How to Prepare for your Embryo Transfer

Embryo transfer is part of the In vitro fertilization (IVF) process, it involves transferring 1 or more embryos that have been grown for 3-6 days back into the uterus in hopes of pregnancy resulting.

The day of embryo transfer is a big day, it's the day you could potentially become pregnant! Especially if you've been through a long journey of trying to conceive and going through IVF, sometimes it can be nerve racking to go into the next procedure not knowing exactly what to expect. But I'm here to tell you, it's not that bad!

Especially if you've already gone through egg retrieval(s) or IUI(s), you'll find the embryo transfer procedure itself a breeze. But being that it's such a crucial day in the IVF process, there are a few things you can do to prepare for, stay comfortable during, and increase the odds of success for your embryo transfer.


Confirm your medications and schedule


It's important to follow the instructions your fertility doctor gives you closely. The timing of when you take your meds can be incredibly important, especially around the time of your embryo transfer. Make sure you're crystal clear about everything leading up to your transfer and what your instructions are when you leave that day.

Some clinics recommend bed rest for 36 hours following transfer. Research is now showing it doesn’t make a big difference in pregnancy rates, but many clinics still recommend it. If bed rest is recommended for you then make sure to adjust your schedule accordingly.

If you're confused about anything ask your doctor or a nurse to clarify for you. If you need, ask for written instructions.

Stock your fridge and pantry with healthy goodies

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Especially if it's recommended for you to be on bed rest for 36 hours after your transfer, make sure you have plenty of healthy food prepped to feed the growing embryo camped out in your uterus. If you'd like to know more about what foods to eat in the days while you await your pregnancy test, check out my post: Foods for Implantation.

Decide if you want a partner or friend with you

Many people, especially for their first embryo transfer, want a partner or friend there for support. Some clinics are fine with you being alone, but some will ask you to have someone with you to drive you home, especially if they've prescribed you something to reduce anxiety, such as Valium.

It's totally up to you if you want someone in the room with you during the transfer or not. If you feel it would ramp up your anxiety and make you feel worse, don't feel obligated to let anyone in. But if you feel vulnerable and in need of some support, it may be nice to have a hand to hold.

Also, I'll add that some people like to have pictures or video of the procedure, especially of the ultrasound the moment the embryo actually gets transferred (you can see a little flash!) You can ask whoever you bring along to help document the big day.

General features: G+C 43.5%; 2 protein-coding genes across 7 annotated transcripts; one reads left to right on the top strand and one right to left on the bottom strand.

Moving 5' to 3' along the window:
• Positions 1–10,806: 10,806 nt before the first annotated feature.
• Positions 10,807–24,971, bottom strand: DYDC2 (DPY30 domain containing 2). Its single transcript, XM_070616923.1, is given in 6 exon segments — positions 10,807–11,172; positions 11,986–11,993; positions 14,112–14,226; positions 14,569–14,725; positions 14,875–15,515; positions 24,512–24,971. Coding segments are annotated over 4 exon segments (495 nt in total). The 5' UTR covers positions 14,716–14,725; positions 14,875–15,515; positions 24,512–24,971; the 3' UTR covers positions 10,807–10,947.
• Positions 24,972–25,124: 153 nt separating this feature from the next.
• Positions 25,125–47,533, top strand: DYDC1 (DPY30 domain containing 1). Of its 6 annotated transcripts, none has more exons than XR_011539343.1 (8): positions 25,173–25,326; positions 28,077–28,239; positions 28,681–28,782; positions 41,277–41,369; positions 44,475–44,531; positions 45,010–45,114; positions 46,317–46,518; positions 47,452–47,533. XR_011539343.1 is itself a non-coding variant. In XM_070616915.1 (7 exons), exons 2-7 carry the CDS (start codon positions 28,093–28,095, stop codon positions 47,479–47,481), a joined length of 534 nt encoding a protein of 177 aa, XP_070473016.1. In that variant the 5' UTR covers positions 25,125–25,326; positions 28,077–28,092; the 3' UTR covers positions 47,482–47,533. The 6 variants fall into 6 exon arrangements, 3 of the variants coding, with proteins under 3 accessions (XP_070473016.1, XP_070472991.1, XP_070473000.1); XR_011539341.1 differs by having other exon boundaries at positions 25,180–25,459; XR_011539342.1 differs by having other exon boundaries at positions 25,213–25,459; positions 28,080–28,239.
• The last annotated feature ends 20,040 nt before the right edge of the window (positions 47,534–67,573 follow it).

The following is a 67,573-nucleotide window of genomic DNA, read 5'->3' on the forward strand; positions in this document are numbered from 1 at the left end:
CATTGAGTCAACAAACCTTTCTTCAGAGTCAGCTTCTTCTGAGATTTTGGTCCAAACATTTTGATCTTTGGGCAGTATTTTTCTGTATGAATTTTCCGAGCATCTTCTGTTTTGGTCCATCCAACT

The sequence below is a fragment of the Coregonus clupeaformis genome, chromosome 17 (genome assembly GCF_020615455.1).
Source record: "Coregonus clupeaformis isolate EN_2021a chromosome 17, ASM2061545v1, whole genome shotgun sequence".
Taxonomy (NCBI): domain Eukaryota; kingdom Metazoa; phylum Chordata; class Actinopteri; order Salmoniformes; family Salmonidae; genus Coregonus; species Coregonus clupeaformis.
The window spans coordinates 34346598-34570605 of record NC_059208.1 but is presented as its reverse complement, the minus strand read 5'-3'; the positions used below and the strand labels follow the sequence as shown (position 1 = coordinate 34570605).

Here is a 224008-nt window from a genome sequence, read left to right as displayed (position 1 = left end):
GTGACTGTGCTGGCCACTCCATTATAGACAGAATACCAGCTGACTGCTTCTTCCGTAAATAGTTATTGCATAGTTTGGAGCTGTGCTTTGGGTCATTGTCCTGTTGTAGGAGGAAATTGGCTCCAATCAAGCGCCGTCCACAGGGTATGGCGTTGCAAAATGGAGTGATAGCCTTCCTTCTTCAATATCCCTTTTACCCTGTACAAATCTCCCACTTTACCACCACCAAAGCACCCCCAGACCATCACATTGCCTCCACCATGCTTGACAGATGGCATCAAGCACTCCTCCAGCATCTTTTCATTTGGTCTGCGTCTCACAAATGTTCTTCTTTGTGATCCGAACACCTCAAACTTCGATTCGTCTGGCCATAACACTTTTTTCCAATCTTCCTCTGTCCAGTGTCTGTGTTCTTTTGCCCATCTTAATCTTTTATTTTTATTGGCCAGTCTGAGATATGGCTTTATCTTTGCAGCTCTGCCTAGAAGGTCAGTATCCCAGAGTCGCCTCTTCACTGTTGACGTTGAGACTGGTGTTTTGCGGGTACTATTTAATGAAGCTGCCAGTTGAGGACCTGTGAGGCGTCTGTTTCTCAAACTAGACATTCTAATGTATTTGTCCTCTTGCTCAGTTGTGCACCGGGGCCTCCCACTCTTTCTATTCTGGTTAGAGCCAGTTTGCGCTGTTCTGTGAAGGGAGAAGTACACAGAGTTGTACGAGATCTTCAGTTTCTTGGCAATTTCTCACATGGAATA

Bring a water bottle, avoid coffee or tea


During the actual embryo transfer procedure it's common for your doctor to use ultrasound over your uterus to visualize where the embryo is going. It can help to see the uterus better if the bladder is slightly full, but if it's too full and it can be really uncomfortable. For that reason, your clinic will often ask for you to have a "comfortably" full bladder, the easiest way to do that is to drink water fairly consistently the morning of your procedure, but don't chug it.

If you can stand to, avoid coffee and tea that morning. Because they're diuretics they'll make you feel like you have to pee much quicker and when your bladder isn’t very full.

Some clinics don't require a full bladder, it depends on the ultrasound methods being used.

Wear comfy clothes & bring a pair of socks

A few things to keep in mind:

  • You're going to be asked to undress from the waist down
  • You're going to be lying on a treatment table for at least 30-60 minutes
  • Many clinics crank their air conditioning way high

I usually recommend patients wear loose, comfy clothes and dress in layers. Bring socks in case your feet get cold while you're on the table. Avoid wearing a romper or a cute but uncomfortable dress.

If you need, most clinics have extra pillows, sheets, and even blankets to help you stay comfortable.

Schedule acupuncture

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If you're not already familiar, acupuncture can boost fertility and increase IVF success rates. It's recommended to get acupuncture leading up to your egg retrieval as well as on the day of your embryo transfer.

Because acupuncture on the day of embryo transfer needs to be timed shortly before and after the transfer, it's recommended you get acupuncture in your fertility clinic. I often attend embryo transfers with my patients and some clinics have in-house acupuncturists you can reserve.

If you'd like to receive acupuncture on the day of your transfer make sure it's with an acupuncturist trained in fertility/IVF protocols and make sure to plan ahead. You'll need to reserve your acupuncturist and coordinate with your clinic to make sure they have the room and time to accommodate on the day of your transfer.

If you can't have acupuncture the day of your transfer, the next best thing is to get a treatment within 24 hours before your transfer, then again during your implantation window. Implantation occurs 7-10 days after egg retrieval. If you're using frozen embryos, then use the age of the embryos to determine the implantation window. For example, if you transfer a day 5 frozen embryo then your implantation window will be 2-5 days later (or when the embryo is 7-10 days old.)

If you'd like to work together to boost your fertility during IVF, schedule an appointment or learn more about Holistic Fertility Coaching.